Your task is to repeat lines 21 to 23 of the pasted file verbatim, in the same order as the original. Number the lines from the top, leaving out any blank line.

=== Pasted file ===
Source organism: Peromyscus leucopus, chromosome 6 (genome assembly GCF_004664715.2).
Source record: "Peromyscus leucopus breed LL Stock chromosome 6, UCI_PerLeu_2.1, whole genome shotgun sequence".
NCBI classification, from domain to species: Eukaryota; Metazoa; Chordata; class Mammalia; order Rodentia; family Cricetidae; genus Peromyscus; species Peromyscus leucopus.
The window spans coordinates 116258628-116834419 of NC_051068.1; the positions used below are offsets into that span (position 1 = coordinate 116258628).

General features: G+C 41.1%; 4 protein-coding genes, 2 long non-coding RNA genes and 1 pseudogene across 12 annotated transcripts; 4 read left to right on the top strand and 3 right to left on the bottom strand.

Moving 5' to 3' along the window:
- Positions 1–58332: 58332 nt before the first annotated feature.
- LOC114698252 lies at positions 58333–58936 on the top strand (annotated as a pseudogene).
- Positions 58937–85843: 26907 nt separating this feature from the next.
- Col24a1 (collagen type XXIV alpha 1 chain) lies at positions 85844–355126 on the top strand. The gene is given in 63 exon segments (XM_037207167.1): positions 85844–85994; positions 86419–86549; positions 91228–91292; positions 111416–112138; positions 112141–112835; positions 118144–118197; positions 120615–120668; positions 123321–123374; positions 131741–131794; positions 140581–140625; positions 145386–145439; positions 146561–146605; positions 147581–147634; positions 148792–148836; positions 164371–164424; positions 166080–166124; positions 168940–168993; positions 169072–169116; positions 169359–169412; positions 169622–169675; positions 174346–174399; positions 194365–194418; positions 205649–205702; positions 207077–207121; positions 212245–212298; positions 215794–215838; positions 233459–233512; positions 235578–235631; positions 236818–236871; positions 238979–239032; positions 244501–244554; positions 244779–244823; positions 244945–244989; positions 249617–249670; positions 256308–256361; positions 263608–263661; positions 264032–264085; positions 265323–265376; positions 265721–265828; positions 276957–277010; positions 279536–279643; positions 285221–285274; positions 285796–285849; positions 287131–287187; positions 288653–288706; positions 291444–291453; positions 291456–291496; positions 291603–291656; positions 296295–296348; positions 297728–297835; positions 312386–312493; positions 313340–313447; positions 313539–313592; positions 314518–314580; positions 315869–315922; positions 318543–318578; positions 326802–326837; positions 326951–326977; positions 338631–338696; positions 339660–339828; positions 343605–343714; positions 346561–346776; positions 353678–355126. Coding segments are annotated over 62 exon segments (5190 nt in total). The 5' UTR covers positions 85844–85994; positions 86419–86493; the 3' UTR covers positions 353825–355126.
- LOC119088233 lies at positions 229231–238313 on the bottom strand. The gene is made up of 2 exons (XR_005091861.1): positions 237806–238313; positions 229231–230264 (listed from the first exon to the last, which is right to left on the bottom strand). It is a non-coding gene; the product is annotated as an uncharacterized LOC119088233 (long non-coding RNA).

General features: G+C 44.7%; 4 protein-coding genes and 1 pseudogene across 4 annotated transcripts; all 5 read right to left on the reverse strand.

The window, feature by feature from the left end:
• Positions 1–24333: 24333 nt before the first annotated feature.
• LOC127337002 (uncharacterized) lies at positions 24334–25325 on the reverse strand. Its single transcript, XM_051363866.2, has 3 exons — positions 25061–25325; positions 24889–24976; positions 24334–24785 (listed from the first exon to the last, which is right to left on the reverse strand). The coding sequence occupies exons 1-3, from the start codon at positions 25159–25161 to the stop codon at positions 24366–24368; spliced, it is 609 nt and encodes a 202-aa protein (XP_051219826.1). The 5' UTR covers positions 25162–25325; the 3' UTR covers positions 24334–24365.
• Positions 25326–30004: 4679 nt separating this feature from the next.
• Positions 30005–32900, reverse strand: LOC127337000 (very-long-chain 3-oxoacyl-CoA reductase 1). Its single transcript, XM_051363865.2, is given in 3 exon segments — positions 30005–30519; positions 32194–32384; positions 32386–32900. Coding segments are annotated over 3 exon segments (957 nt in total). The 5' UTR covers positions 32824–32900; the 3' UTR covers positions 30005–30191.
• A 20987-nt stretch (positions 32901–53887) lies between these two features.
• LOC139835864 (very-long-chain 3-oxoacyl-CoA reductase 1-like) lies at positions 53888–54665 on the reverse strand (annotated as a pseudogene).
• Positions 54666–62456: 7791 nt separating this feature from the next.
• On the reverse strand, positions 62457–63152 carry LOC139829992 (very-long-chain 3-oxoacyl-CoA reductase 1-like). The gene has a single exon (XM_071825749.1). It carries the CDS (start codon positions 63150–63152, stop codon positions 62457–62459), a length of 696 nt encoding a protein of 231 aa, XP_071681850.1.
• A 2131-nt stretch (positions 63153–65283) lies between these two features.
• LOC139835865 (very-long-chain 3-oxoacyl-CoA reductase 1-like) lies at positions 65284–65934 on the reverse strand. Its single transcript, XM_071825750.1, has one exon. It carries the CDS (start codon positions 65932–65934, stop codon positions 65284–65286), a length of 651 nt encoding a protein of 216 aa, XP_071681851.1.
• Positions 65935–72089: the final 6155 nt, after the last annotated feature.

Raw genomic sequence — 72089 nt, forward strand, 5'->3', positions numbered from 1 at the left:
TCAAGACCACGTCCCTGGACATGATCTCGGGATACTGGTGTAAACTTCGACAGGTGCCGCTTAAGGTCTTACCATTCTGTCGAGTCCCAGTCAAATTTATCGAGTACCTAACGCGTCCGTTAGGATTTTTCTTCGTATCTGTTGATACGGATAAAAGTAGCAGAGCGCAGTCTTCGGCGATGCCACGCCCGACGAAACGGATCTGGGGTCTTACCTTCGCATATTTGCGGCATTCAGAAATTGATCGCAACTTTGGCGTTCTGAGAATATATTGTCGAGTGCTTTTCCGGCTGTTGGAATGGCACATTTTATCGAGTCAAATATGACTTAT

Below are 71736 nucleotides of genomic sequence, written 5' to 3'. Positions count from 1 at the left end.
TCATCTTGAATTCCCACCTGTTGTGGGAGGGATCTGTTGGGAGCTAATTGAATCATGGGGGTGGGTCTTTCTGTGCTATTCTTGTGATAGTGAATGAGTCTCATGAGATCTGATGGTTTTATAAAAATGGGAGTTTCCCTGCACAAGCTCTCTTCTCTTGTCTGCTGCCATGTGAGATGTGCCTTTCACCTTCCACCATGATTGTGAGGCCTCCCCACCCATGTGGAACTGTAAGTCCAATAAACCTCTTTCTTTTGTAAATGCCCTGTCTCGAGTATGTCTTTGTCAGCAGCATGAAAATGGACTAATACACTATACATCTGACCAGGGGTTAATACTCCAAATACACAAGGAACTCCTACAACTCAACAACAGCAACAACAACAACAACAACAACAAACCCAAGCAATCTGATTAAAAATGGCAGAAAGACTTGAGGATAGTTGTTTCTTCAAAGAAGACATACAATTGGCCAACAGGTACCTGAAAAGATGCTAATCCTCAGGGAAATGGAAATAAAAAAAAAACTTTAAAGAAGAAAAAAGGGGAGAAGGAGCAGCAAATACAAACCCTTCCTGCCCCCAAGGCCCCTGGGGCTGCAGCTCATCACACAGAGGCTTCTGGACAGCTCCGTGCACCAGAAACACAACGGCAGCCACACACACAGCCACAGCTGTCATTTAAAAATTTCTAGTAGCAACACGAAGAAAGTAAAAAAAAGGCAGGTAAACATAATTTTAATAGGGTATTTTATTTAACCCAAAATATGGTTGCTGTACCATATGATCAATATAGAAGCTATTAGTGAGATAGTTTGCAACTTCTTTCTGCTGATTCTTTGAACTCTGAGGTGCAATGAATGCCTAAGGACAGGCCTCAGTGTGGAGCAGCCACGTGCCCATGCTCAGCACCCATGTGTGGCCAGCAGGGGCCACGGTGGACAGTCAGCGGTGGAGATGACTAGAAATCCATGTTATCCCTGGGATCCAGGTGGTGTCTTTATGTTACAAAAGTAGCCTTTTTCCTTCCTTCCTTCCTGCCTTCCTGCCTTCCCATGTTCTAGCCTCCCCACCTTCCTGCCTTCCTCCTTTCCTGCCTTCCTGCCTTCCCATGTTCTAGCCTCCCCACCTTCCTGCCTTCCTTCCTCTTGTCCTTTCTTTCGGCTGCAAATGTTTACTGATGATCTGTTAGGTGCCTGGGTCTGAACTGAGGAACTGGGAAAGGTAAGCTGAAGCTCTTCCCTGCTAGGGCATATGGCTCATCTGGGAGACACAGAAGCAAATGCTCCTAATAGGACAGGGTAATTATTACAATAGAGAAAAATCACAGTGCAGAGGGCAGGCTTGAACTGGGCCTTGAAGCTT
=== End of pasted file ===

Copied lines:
• On the reverse strand, positions 62457–63152 carry LOC139829992 (very-long-chain 3-oxoacyl-CoA reductase 1-like). The gene has a single exon (XM_071825749.1). It carries the CDS (start codon positions 63150–63152, stop codon positions 62457–62459), a length of 696 nt encoding a protein of 231 aa, XP_071681850.1.
• A 2131-nt stretch (positions 63153–65283) lies between these two features.
• LOC139835865 (very-long-chain 3-oxoacyl-CoA reductase 1-like) lies at positions 65284–65934 on the reverse strand. Its single transcript, XM_071825750.1, has one exon. It carries the CDS (start codon positions 65932–65934, stop codon positions 65284–65286), a length of 651 nt encoding a protein of 216 aa, XP_071681851.1.